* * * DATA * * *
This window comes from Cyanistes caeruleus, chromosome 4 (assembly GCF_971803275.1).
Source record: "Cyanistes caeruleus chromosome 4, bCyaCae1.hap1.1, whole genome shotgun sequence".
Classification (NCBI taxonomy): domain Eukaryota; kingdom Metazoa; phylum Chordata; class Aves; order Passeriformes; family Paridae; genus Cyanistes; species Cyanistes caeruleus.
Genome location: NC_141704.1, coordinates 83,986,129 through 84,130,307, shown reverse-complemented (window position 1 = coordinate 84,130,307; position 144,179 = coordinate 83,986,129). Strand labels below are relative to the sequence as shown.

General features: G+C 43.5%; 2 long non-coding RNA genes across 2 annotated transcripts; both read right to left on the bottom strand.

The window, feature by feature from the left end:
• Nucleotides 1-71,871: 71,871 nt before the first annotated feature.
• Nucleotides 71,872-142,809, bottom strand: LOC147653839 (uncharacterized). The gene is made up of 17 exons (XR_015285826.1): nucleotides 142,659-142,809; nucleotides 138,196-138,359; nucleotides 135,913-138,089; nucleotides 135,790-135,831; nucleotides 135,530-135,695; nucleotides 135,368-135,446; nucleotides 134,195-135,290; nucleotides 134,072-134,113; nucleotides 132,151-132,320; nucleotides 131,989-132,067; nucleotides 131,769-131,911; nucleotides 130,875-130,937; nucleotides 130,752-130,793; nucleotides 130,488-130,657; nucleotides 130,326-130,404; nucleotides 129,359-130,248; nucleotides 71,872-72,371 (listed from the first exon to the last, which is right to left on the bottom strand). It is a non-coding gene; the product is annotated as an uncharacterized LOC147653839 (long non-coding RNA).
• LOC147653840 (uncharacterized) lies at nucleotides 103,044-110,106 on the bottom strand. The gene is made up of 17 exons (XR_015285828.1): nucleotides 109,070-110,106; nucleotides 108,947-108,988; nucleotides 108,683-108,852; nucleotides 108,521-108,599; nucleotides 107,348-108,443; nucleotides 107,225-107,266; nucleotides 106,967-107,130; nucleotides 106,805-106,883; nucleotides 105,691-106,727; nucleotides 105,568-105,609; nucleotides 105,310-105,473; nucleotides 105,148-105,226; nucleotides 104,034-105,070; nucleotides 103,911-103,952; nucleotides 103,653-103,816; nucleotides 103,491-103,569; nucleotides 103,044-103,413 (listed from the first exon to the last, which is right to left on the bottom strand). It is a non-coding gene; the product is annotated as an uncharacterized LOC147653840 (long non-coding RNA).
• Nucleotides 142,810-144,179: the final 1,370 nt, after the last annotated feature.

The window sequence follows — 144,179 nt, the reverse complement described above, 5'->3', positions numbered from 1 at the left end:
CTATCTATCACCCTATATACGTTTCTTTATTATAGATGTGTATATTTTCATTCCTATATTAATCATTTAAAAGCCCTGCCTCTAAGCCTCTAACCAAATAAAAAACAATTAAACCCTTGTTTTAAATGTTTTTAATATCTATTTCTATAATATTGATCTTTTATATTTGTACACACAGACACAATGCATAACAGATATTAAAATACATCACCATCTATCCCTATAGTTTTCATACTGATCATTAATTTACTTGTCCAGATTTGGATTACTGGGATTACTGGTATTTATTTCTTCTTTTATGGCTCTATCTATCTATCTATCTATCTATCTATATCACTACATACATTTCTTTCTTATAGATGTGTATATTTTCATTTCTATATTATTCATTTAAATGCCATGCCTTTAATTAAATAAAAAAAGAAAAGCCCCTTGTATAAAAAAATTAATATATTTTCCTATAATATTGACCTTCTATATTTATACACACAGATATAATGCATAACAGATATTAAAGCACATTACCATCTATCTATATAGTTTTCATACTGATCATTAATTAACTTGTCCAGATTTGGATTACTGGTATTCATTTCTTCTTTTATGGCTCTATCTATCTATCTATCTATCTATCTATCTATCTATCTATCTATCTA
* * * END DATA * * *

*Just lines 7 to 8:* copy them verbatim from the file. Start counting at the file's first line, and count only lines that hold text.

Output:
• Nucleotides 1-71,871: 71,871 nt before the first annotated feature.
• Nucleotides 71,872-142,809, bottom strand: LOC147653839 (uncharacterized). The gene is made up of 17 exons (XR_015285826.1): nucleotides 142,659-142,809; nucleotides 138,196-138,359; nucleotides 135,913-138,089; nucleotides 135,790-135,831; nucleotides 135,530-135,695; nucleotides 135,368-135,446; nucleotides 134,195-135,290; nucleotides 134,072-134,113; nucleotides 132,151-132,320; nucleotides 131,989-132,067; nucleotides 131,769-131,911; nucleotides 130,875-130,937; nucleotides 130,752-130,793; nucleotides 130,488-130,657; nucleotides 130,326-130,404; nucleotides 129,359-130,248; nucleotides 71,872-72,371 (listed from the first exon to the last, which is right to left on the bottom strand). It is a non-coding gene; the product is annotated as an uncharacterized LOC147653839 (long non-coding RNA).